Our annual season of stress is here- hurricane season officially begins June 1st, but as we know, Mother Nature doesn’t care too much about the calendar. For the 7th year in a row, the Atlantic saw activity before then with the short-lived and unremarkable Ana forming in the open Atlantic early last week.
This trend has warranted conversations about whether or not to start hurricane season earlier, but the powers that be decided earlier this year to table that discussion for another time. They did make one change for this and subsequent seasons, and it’s a big one: changing the way hurricanes are named.
Last year’s record breaking season gave many a crash course in the Greek alphabet: Beta, Delta, Zeta, as hurricanes kept coming even after we exhausted the list of names for the season. It wasn’t the first time this happened, 2005 also went Greek, but it was the last.
The World Meteorological Organization (WMO) has officially decided that the Greek alphabet will no longer be used when the season’s list of 21 names runs out. They believe that its use was distracting from communicating the threats of an approaching storm.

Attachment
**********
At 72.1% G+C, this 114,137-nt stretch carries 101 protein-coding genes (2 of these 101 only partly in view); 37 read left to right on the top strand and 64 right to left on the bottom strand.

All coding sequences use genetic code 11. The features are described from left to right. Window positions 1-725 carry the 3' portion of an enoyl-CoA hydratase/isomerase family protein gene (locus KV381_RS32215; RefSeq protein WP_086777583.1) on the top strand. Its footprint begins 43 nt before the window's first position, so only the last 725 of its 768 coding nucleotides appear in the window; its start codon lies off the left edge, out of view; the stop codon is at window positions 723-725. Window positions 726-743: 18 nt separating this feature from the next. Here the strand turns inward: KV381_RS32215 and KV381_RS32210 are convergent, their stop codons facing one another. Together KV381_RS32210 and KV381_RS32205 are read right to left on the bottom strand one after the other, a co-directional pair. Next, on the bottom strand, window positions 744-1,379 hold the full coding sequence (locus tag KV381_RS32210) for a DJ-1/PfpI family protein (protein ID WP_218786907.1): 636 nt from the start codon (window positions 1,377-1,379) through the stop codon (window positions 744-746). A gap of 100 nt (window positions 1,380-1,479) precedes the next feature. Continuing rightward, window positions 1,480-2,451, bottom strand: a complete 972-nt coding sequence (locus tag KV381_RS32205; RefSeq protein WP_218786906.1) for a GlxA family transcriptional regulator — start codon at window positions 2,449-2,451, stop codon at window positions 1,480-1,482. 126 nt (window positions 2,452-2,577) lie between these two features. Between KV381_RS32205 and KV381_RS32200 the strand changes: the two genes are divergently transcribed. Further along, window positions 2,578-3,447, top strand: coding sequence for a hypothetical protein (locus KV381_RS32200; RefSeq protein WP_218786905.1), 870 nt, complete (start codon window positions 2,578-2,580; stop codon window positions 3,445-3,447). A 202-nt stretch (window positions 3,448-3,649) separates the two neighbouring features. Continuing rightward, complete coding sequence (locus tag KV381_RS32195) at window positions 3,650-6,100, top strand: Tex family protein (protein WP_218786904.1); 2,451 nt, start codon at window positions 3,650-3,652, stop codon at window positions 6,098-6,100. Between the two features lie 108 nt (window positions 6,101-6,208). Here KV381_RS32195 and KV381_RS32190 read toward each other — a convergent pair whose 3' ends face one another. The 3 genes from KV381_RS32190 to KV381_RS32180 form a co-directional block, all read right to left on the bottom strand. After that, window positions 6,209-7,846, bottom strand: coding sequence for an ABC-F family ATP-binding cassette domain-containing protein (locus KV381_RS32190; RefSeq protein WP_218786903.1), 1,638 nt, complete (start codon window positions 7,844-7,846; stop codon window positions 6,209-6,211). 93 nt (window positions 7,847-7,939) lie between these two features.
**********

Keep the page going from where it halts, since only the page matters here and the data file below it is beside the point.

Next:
Which I completely agree with- last year we saw similar sounding Zeta and Eta back to back. In addition many became confused why Zeta comes before Eta, as the Greek alphabet doesn’t go from A to Z but rather Alpha to Omega. Another problem: how, or rather can, you retire a Greek letter? Iota devastated Nicaragua last November- with impacts so severe it would be inappropriate to use the name again- and it would likely be used again as climate change leads to more numerous tropical systems in the future.
The solution to all these issues? Get rid of it. Now if the standard A-Z (excluding Q, U, X, Y, Z) list is finished, future storms will be named based on a supplemental list of names- starting with A and ending with W.
We hope that it doesn’t come to that, but forecasters are predicting another active season.
It’s unlikely that this season will produce as many systems as last year as some environmental factors present in 2020 are no longer there this season, but no matter what this season will bring, you can count on us to be there for you.
Storm Team 2 Meteorologist David Dickson